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Paws Up owner has varied business past

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David E. Lipson, the owner of the luxurious Resort at Paws Up in the Blackfoot Valley, is a Las Vegas businessman with stints at nationally known companies on his resume, as well as clashes in courtrooms and with regulatory agencies over his business practices.

Last month, Lipson drew attention from the Missoula City-County Health Department when Paws Up opened despite lacking necessary business licenses. The Health Department has ordered the resort to close, yet Paws Up won't shut its doors and has appealed the closure order.

Lipson said he has no choice but to stay open: If Paws Up closes, it may never reopen, he said. The primary obstacle to the resort's business license is an unapproved water supply.

In the 1990s, Lipson was found liable for securities fraud for insider trading in a case involving Supercuts, the nationwide chain of discount-haircutting salons; Lipson served for a time in the 1990s as the company's chief executive officer. In that case, he was ordered to pay more than $2.8 million in civil penalties, according to a 2001 statement from the U.S. Securities and Exchange Commission. Lipson declined to discuss this case with the Missoulian.

In Montana, Lipson is embroiled in a lawsuit with a Helena company over construction work done at the Paws Up resort. Lipson told the Missoulian that the case is a "typical" dispute.

In April, one of the two Lipson companies that's involved with Paws Up filed for bankruptcy in Nevada. Lipson said the bankruptcy is not related to the resort.

In the case before the Missoula Health Department, a spokesman for Lipson said, "We have made every effort to cooperate with the authorities and comply not only with the spirit of the law, but the letter of the law."

In an interview last week at his house on the Paws Up property, Lipson said the resort demands his attention day and night. But it is not his sole business concern. He also buys and sells companies, including manufacturers and other businesses.

According to legal documents, Lipson has a degree in law and is a certified public accountant. He spent 25 years with the Chicago-based accounting firm of Arthur Andersen & Co., where he was a tax partner, court records say.

He left Andersen for a position as vice president and chief financial officer of Beatrice Foods, a multibillion-dollar publicly traded company, according to SEC documents.

Lipson then became a "merchant banker," buying and selling various companies, including manufacturing firms and other concerns, according to Lipson and the SEC.

One company he bought in to was California-based Supercuts Inc. He became CEO of the company, took the business public and was later fired by the board, according to the SEC and news stories published in San Francisco in 1995 and 1996.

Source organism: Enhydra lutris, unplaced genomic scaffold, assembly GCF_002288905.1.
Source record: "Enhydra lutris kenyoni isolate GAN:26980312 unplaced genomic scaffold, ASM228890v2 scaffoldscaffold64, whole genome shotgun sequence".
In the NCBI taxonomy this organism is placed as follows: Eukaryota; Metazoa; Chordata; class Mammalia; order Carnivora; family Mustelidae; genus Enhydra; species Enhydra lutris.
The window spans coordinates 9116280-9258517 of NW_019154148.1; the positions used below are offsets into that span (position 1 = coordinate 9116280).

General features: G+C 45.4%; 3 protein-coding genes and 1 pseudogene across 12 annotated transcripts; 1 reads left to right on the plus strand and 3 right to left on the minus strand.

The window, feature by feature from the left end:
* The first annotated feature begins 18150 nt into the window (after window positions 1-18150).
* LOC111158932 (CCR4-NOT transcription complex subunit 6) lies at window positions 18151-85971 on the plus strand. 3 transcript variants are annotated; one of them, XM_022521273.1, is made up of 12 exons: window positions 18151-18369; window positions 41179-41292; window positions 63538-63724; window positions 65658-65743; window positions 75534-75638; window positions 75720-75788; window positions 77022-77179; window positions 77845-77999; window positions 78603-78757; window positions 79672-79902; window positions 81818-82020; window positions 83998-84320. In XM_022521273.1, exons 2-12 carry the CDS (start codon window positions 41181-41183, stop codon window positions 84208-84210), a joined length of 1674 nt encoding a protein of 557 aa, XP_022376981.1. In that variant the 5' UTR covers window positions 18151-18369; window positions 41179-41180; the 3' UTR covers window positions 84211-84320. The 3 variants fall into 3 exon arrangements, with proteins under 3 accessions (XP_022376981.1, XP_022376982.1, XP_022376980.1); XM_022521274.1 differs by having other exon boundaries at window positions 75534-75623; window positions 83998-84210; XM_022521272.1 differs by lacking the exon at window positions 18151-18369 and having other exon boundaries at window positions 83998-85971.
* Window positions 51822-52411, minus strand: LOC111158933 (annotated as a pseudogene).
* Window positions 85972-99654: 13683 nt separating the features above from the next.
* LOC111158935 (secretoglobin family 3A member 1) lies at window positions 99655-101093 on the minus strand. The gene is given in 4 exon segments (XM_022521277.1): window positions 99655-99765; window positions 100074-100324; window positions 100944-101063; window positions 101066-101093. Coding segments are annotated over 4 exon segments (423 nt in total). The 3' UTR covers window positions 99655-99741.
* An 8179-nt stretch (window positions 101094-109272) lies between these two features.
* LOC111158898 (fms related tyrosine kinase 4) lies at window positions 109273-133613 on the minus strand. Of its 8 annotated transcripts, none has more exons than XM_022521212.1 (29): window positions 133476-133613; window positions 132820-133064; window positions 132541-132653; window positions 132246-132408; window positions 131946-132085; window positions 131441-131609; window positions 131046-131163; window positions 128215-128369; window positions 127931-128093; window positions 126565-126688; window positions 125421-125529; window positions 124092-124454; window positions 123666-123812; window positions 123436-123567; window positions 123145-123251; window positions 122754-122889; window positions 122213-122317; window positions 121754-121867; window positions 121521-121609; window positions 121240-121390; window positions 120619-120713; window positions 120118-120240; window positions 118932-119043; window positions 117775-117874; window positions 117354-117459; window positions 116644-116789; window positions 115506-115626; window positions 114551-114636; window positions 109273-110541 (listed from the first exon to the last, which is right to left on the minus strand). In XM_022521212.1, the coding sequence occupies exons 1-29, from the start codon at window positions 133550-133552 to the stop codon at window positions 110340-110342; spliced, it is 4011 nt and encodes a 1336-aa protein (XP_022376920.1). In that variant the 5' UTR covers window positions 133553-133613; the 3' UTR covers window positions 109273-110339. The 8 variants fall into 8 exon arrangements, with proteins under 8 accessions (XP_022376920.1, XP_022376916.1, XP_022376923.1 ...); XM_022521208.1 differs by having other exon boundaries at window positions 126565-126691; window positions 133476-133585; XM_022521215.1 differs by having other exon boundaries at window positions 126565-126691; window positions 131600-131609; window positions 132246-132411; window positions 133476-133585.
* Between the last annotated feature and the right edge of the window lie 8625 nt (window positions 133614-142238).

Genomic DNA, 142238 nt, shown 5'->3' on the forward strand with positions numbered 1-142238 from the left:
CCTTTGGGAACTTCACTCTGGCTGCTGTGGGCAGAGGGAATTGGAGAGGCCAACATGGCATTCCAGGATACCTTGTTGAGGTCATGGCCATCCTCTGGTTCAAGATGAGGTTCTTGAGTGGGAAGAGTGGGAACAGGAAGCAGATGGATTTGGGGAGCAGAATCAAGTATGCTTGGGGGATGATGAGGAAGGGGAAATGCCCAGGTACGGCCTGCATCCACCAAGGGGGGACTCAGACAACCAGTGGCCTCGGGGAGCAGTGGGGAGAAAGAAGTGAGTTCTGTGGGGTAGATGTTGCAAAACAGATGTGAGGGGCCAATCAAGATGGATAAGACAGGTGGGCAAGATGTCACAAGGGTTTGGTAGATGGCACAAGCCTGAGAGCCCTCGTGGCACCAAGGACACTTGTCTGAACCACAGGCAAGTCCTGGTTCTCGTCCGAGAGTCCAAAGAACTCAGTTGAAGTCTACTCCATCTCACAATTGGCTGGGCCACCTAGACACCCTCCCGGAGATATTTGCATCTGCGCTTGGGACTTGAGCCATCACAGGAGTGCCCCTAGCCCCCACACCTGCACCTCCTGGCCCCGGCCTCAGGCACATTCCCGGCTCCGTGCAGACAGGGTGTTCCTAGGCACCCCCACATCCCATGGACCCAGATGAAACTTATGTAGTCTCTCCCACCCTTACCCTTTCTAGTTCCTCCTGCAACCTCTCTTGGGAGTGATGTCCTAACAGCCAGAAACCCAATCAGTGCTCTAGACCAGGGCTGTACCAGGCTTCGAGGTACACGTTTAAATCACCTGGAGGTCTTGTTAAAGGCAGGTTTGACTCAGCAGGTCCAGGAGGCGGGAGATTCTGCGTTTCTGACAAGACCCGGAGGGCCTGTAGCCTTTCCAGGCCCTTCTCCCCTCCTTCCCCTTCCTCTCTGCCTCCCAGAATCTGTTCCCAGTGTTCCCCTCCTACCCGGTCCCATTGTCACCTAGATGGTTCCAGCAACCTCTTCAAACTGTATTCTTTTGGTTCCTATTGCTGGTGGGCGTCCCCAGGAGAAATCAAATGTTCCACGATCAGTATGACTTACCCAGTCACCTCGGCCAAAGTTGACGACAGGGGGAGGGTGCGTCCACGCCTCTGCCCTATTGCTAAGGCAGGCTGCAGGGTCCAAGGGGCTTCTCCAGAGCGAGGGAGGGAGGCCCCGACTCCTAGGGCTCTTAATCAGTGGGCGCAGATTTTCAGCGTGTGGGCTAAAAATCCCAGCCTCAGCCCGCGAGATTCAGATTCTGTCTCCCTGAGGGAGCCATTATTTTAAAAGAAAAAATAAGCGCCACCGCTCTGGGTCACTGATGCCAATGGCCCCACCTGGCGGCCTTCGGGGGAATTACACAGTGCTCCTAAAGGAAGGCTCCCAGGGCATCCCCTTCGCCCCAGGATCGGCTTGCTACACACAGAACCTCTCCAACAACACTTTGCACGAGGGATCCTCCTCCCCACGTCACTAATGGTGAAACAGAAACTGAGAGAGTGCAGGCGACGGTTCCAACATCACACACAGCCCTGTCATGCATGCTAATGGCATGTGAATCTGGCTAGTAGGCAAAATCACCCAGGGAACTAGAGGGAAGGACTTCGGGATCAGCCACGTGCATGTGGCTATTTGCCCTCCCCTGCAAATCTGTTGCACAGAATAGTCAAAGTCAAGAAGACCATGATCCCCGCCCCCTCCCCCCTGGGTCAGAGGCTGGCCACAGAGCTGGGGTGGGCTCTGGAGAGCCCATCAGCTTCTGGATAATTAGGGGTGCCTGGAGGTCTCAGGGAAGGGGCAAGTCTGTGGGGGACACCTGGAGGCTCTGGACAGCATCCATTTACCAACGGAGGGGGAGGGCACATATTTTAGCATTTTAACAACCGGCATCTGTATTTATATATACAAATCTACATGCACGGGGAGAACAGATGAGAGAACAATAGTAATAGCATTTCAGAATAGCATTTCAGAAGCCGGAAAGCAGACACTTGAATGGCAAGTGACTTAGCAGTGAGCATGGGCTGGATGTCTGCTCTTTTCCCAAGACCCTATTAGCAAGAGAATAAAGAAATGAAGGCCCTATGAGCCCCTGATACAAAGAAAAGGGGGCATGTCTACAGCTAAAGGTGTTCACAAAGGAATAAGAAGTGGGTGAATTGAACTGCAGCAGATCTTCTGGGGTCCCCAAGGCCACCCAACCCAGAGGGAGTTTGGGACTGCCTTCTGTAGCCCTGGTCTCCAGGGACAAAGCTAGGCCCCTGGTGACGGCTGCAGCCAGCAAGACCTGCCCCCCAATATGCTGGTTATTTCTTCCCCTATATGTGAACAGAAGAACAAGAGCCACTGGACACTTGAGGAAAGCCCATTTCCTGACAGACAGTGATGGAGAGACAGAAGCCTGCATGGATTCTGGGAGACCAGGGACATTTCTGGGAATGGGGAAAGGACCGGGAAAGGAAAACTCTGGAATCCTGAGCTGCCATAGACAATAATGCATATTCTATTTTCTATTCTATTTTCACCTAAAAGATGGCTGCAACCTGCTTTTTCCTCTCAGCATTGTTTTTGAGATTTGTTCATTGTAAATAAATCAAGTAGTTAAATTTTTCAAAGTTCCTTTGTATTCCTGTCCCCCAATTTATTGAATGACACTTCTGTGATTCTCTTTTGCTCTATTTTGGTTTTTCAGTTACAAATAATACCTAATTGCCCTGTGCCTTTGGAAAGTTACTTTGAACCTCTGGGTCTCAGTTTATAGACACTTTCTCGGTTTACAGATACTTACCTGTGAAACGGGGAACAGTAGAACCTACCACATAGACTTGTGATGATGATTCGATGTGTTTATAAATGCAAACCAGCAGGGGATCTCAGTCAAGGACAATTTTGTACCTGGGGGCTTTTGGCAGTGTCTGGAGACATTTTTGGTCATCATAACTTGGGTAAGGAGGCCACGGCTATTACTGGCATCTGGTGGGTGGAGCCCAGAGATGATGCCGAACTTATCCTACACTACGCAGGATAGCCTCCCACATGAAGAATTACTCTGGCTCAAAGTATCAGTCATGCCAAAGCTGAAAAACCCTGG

After his departure, the SEC investigated Lipson's dealings while at Supercuts and found him liable for securities fraud for insider training. Lipson declined to discuss the SEC case with the Missoulian.

According to SEC documents, the case hinged on claims that in March and April 1995, Lipson sold 365,000 shares of Supercuts stock. The SEC complaint alleged that Lipson was receiving confidential financial reports from the Supercuts accounting department showing that the company would fail to meet its own internal budget projections, which were below the earnings projected by analysts.

The SEC alleged that Lipson used the inside information to sell the stock and avoid losses that he would have suffered had he waited to sell until quarterly earnings were publicly announced in May 1995. The court hearing the case determined that Lipson avoided losses of $621,875 by selling shares earlier.

In 2001, a court ordered Lipson to "disgorge" all those losses, pay interest on that amount and also pay the maximum civil penalty allowed by law - in all, a total of more than $2.8 million.

Lipson's defense, according to court documents, was that he never read the internal financial reports prepared by the Supercuts accounting department because he found them unreliable. He also said that he had no information about the company's financial performance until shortly before results were released to the public. And he said that he intended to sell the stock through an account in his son's name as part of his estate planning and not because of inside information.

A judge called his defense testimony "implausible" and said the evidence against him was "overwhelming."

During the proceedings against Lipson, the SEC estimated his net worth at more than $100 million. The same SEC records say Lipson owns virtually no property directly, not even his own residence.

He treats "even his own living space as a partnership investment," SEC records say.

In 1999, Lipson moved his business operations to Nevada, he said. He and his wife, Nadine, have registered at least 22 companies there to the same Las Vegas address: 3993 Howard Hughes Parkway, according to the Nevada secretary of state.